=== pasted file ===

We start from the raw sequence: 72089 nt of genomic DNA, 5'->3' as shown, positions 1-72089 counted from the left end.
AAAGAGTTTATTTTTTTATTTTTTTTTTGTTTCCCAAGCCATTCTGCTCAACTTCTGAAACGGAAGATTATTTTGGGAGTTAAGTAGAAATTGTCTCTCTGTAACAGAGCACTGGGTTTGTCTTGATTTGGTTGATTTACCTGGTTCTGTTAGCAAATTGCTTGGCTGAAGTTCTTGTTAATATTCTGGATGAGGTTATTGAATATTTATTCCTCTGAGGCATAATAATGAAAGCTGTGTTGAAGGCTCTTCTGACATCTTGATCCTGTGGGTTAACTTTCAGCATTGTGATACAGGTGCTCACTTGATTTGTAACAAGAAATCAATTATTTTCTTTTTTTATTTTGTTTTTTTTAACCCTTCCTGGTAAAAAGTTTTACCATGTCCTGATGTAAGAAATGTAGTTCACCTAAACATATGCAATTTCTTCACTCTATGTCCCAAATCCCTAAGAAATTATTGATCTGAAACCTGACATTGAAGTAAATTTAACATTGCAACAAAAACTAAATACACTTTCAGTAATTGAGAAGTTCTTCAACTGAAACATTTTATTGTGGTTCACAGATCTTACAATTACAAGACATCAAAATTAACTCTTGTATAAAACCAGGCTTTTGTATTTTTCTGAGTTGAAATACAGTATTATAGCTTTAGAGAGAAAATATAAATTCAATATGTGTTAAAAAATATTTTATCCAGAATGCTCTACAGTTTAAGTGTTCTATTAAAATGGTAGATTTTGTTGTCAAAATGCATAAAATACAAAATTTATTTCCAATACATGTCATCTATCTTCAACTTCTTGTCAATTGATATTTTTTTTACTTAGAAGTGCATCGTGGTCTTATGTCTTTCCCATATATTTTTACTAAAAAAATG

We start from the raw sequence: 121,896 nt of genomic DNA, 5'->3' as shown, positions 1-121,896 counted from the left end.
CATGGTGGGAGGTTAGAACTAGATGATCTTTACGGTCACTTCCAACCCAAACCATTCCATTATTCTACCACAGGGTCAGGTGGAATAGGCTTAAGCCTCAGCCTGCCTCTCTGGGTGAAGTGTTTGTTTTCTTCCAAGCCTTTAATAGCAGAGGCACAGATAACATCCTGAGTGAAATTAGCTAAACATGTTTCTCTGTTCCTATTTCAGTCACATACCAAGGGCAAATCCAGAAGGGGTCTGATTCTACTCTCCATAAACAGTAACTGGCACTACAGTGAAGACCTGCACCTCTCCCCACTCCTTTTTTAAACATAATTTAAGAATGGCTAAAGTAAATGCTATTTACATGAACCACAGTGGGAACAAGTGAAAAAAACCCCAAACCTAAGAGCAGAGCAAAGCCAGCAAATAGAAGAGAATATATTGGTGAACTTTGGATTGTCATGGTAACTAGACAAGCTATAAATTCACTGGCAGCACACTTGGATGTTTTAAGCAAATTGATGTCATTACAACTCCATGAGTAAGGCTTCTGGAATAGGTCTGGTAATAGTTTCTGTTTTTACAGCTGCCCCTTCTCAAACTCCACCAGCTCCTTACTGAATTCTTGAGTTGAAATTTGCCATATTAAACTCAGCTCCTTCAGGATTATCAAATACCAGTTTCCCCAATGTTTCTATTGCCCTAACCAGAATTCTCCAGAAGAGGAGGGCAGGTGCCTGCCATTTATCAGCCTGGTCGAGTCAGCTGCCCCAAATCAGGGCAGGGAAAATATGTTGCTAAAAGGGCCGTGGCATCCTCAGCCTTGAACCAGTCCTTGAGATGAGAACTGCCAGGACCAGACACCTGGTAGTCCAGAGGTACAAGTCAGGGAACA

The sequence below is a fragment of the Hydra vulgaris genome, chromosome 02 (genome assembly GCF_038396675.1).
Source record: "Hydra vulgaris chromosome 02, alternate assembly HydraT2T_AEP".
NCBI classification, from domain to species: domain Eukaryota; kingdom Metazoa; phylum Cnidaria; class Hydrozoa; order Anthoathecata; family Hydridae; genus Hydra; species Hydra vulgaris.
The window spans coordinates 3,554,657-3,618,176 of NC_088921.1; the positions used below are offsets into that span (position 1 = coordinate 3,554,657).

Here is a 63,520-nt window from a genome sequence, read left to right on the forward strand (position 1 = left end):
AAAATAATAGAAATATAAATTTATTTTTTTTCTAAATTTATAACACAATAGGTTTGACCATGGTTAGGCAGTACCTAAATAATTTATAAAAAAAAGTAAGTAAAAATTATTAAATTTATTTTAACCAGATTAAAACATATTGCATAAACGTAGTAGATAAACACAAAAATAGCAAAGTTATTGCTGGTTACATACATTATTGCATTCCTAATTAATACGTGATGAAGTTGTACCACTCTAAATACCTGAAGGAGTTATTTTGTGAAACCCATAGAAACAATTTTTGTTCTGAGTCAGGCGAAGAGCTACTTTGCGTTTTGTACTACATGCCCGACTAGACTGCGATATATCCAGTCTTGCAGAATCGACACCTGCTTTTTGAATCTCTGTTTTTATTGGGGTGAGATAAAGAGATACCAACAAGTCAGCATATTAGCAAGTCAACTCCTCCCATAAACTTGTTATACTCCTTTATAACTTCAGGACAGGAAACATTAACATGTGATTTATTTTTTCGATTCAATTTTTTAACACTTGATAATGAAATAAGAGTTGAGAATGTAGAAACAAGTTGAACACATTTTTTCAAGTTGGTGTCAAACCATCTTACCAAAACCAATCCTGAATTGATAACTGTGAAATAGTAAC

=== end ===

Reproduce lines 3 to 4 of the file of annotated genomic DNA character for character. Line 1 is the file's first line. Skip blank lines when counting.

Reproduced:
We start from the raw sequence: 121,896 nt of genomic DNA, 5'->3' as shown, positions 1-121,896 counted from the left end.
CATGGTGGGAGGTTAGAACTAGATGATCTTTACGGTCACTTCCAACCCAAACCATTCCATTATTCTACCACAGGGTCAGGTGGAATAGGCTTAAGCCTCAGCCTGCCTCTCTGGGTGAAGTGTTTGTTTTCTTCCAAGCCTTTAATAGCAGAGGCACAGATAACATCCTGAGTGAAATTAGCTAAACATGTTTCTCTGTTCCTATTTCAGTCACATACCAAGGGCAAATCCAGAAGGGGTCTGATTCTACTCTCCATAAACAGTAACTGGCACTACAGTGAAGACCTGCACCTCTCCCCACTCCTTTTTTAAACATAATTTAAGAATGGCTAAAGTAAATGCTATTTACATGAACCACAGTGGGAACAAGTGAAAAAAACCCCAAACCTAAGAGCAGAGCAAAGCCAGCAAATAGAAGAGAATATATTGGTGAACTTTGGATTGTCATGGTAACTAGACAAGCTATAAATTCACTGGCAGCACACTTGGATGTTTTAAGCAAATTGATGTCATTACAACTCCATGAGTAAGGCTTCTGGAATAGGTCTGGTAATAGTTTCTGTTTTTACAGCTGCCCCTTCTCAAACTCCACCAGCTCCTTACTGAATTCTTGAGTTGAAATTTGCCATATTAAACTCAGCTCCTTCAGGATTATCAAATACCAGTTTCCCCAATGTTTCTATTGCCCTAACCAGAATTCTCCAGAAGAGGAGGGCAGGTGCCTGCCATTTATCAGCCTGGTCGAGTCAGCTGCCCCAAATCAGGGCAGGGAAAATATGTTGCTAAAAGGGCCGTGGCATCCTCAGCCTTGAACCAGTCCTTGAGATGAGAACTGCCAGGACCAGACACCTGGTAGTCCAGAGGTACAAGTCAGGGAACA